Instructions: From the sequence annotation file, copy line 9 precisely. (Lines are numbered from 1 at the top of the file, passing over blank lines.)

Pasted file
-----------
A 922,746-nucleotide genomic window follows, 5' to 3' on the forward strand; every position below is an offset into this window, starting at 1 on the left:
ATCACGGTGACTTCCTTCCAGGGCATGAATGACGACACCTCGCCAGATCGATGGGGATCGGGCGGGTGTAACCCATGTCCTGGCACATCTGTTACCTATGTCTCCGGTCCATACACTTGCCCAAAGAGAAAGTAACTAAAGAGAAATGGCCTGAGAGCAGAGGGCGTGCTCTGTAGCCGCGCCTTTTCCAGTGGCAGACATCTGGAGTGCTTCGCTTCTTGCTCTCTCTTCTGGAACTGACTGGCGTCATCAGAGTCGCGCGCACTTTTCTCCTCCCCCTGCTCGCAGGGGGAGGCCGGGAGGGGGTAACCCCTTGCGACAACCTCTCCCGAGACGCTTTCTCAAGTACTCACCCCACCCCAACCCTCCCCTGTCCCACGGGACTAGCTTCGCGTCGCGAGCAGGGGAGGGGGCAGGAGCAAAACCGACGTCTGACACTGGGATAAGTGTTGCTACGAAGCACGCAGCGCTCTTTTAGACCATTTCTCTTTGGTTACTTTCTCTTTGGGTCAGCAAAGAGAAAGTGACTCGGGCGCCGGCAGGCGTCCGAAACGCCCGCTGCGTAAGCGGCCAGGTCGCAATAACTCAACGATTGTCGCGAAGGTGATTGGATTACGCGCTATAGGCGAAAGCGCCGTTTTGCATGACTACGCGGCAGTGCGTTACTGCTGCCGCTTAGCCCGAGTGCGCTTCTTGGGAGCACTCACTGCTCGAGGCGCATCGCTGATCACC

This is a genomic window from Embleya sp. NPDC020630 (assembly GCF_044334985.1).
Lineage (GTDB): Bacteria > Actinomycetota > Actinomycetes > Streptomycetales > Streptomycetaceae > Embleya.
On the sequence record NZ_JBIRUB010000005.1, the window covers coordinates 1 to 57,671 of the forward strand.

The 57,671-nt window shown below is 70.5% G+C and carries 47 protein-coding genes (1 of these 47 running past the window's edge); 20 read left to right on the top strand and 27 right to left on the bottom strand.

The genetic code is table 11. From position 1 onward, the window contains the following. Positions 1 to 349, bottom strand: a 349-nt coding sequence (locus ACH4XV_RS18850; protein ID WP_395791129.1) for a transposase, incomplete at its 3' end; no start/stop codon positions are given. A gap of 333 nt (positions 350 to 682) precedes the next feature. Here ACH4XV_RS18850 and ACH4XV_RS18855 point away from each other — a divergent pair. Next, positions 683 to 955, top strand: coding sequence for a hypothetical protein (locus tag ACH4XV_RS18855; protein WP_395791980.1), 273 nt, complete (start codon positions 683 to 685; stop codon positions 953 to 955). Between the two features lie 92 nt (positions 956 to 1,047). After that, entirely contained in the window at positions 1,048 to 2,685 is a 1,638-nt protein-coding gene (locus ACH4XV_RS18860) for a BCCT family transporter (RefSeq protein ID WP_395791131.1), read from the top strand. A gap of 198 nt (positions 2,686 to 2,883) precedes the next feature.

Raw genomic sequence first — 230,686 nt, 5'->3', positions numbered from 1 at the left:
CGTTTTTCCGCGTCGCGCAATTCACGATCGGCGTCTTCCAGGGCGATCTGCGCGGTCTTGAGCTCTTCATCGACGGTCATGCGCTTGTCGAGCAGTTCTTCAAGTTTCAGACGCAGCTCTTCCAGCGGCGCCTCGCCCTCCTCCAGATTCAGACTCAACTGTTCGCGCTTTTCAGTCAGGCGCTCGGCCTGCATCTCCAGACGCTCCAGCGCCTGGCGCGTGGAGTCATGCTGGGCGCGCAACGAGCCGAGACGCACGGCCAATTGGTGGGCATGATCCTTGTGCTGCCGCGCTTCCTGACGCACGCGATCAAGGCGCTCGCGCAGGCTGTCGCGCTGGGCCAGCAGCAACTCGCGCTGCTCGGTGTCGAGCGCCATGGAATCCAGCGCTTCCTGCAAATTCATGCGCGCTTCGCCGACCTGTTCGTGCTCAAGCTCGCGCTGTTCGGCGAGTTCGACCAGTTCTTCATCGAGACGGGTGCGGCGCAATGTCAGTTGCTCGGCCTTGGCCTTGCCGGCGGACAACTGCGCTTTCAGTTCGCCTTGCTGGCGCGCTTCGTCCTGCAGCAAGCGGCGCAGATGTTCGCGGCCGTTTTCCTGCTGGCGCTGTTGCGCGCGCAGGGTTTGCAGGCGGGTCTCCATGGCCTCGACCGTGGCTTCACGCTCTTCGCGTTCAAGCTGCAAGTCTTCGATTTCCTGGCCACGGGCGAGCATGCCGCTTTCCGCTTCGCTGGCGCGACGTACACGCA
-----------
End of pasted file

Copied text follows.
CGTTTTTCCGCGTCGCGCAATTCACGATCGGCGTCTTCCAGGGCGATCTGCGCGGTCTTGAGCTCTTCATCGACGGTCATGCGCTTGTCGAGCAGTTCTTCAAGTTTCAGACGCAGCTCTTCCAGCGGCGCCTCGCCCTCCTCCAGATTCAGACTCAACTGTTCGCGCTTTTCAGTCAGGCGCTCGGCCTGCATCTCCAGACGCTCCAGCGCCTGGCGCGTGGAGTCATGCTGGGCGCGCAACGAGCCGAGACGCACGGCCAATTGGTGGGCATGATCCTTGTGCTGCCGCGCTTCCTGACGCACGCGATCAAGGCGCTCGCGCAGGCTGTCGCGCTGGGCCAGCAGCAACTCGCGCTGCTCGGTGTCGAGCGCCATGGAATCCAGCGCTTCCTGCAAATTCATGCGCGCTTCGCCGACCTGTTCGTGCTCAAGCTCGCGCTGTTCGGCGAGTTCGACCAGTTCTTCATCGAGACGGGTGCGGCGCAATGTCAGTTGCTCGGCCTTGGCCTTGCCGGCGGACAACTGCGCTTTCAGTTCGCCTTGCTGGCGCGCTTCGTCCTGCAGCAAGCGGCGCAGATGTTCGCGGCCGTTTTCCTGCTGGCGCTGTTGCGCGCGCAGGGTTTGCAGGCGGGTCTCCATGGCCTCGACCGTGGCTTCACGCTCTTCGCGTTCAAGCTGCAAGTCTTCGATTTCCTGGCCACGGGCGAGCATGCCGCTTTCCGCTTCGCTGGCGCGACGTACACGCA